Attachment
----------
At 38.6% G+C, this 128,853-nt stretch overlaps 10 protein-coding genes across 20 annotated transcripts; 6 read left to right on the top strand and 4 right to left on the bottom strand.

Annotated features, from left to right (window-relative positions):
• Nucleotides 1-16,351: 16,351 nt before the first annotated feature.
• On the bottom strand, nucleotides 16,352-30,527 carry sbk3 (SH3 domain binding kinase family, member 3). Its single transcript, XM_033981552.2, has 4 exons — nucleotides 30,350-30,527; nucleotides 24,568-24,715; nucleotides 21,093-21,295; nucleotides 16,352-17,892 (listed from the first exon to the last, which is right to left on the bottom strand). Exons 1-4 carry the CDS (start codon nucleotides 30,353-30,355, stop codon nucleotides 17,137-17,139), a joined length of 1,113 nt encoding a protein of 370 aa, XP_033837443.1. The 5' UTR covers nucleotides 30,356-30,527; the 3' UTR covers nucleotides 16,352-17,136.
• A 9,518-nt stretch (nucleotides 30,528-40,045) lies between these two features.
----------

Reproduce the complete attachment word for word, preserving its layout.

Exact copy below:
At 38.6% G+C, this 128,853-nt stretch overlaps 10 protein-coding genes across 20 annotated transcripts; 6 read left to right on the top strand and 4 right to left on the bottom strand.

Annotated features, from left to right (window-relative positions):
• Nucleotides 1-16,351: 16,351 nt before the first annotated feature.
• On the bottom strand, nucleotides 16,352-30,527 carry sbk3 (SH3 domain binding kinase family, member 3). Its single transcript, XM_033981552.2, has 4 exons — nucleotides 30,350-30,527; nucleotides 24,568-24,715; nucleotides 21,093-21,295; nucleotides 16,352-17,892 (listed from the first exon to the last, which is right to left on the bottom strand). Exons 1-4 carry the CDS (start codon nucleotides 30,353-30,355, stop codon nucleotides 17,137-17,139), a joined length of 1,113 nt encoding a protein of 370 aa, XP_033837443.1. The 5' UTR covers nucleotides 30,356-30,527; the 3' UTR covers nucleotides 16,352-17,136.
• A 9,518-nt stretch (nucleotides 30,528-40,045) lies between these two features.